- Alcohol intake is not known to affect ibandronic acid, but must not be taken in the 6 hours before or 30 minutes to one hour after taking the dose.
The elderly. Ibandronic acid can be used in the elderly.
Pregnancy and breastfeeding - please ensure you read the detailed information below
Ibandronic acid is not safe to take if you are, or are planning to become, pregnant.
It is sensible to limit use of medication during pregnancy whenever possible. However, your doctor may decide that the benefits outweigh the risks in individual circumstances and after a careful assessment of your specific health situation.
If you have any doubts or concerns you are advised to discuss the medicine with your doctor or pharmacist.
Ibandronic acid is not safe to take if you are breastfeeding.
It is sensible to limit use of medication during breastfeeding whenever possible. However, your doctor may decide that the benefits outweigh the risks in individual circumstances and after a careful assessment of your specific health situation.
If you have any doubts or concerns you are advised to discuss the medicine with your doctor or pharmacist.
IBANDRONIC ACID INTERACTIONS
Your doctor or pharmacist may already be aware of any possible drug interactions and may be monitoring you for them. Do not start, stop, or change the dosage of any medicine before checking with them first.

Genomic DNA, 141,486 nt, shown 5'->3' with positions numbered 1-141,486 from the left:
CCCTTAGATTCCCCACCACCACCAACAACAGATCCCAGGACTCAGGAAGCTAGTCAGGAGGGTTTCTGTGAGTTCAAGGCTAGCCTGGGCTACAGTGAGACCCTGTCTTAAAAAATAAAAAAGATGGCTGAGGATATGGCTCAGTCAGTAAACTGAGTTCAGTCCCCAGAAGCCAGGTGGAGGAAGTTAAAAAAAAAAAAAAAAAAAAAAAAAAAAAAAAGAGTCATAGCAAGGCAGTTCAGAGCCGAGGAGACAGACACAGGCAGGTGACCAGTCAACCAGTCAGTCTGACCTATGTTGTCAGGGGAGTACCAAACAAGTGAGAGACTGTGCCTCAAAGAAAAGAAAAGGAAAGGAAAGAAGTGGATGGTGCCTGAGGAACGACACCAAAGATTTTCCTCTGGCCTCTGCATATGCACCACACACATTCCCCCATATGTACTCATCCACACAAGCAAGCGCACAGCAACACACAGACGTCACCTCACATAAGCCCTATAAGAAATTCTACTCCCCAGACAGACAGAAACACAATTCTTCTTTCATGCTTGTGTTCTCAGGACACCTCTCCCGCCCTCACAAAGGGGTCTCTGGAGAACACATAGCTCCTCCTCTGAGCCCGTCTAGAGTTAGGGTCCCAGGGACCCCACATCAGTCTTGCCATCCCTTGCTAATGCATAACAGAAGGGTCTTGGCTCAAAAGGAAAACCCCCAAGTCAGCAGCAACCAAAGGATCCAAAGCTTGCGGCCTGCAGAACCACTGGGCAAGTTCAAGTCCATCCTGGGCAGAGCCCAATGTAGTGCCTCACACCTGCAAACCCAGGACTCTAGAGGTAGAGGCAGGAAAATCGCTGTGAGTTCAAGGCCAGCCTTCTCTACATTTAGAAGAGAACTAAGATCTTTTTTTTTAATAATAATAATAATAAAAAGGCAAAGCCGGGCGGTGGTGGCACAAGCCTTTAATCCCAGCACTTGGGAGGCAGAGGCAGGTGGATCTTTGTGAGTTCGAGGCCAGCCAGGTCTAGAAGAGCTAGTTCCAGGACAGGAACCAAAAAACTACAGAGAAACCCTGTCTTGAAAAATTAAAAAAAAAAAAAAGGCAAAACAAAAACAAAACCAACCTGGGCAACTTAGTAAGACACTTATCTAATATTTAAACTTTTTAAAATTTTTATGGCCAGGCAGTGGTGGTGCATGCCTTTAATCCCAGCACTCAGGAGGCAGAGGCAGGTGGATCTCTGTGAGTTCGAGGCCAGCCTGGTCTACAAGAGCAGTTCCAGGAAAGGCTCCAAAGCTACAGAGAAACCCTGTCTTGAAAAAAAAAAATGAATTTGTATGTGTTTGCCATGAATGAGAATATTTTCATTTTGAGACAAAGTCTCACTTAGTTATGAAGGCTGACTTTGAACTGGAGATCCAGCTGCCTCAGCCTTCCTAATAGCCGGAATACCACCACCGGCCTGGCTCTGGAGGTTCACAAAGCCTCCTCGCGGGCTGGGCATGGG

This drug should not be used with the following medications because very serious, possibly fatal interactions may occur:
Before using this medication, tell your doctor or pharmacist of all prescription and non-prescription/herbal products you may use, especially of:
- Antibiotics known as aminoglycosides such as neomycin and streptomycin given by injection to treat certain bacterial infections
- Aspirin or non-steroidal anti-inflammatory drugs (NSAIDs) such as diclofenac, ibuprofen, indometacin and naproxen (used to treat pain and inflammation)
- Calcium supplements
- Antacids used to treat indigestion
- Ferrous sulphate (iron) used to treat anaemia
- Any other medications containing aluminium, calcium, iron or magnesium
This information does not contain all possible interactions. Therefore, before using ibandronic acid, tell your doctor or pharmacist of all the products you use.
IBANDRONIC ACID OVERDOSE
Taking too much ibandronic acid, may cause the following: intestinal problems (such as an upset stomach, indigestion, inflammation or an ulcer) or low blood calcium leading to muscle cramps and tingling feeling (pins and needles).
People who have taken too much ibandronic acid by mouth, should drink a full glass of milk and talk to a doctor straight away.
Do not make yourself vomit, and do not lie down — this could cause the medication to irritate your oesophagus.
If you think you, or someone you care for, might have accidentally taken more than the recommended dose of ibandronic acid or intentional overdose is suspected, contact your local hospital, GP or if in England call 111. In Scotland call NHS 24. In Wales, call NHS Direct Wales. In the case of medical emergencies, always dial 999.
Daily dosing by mouth
- If you miss a dose, take the tablet the next day and then resume your usual dosing schedule. Do not double the dose to catch up.
Monthly dosing by mouth
- If you miss a dose, take it as soon as you remember (the next morning after the day you remember), then continue taking one tablet a month on the usual scheduled day. If it is near the time of the next dose (within 7 days), skip the missed dose and resume your usual dosing schedule. Do not double the dose to catch up and do not take 2 tablets in the same week.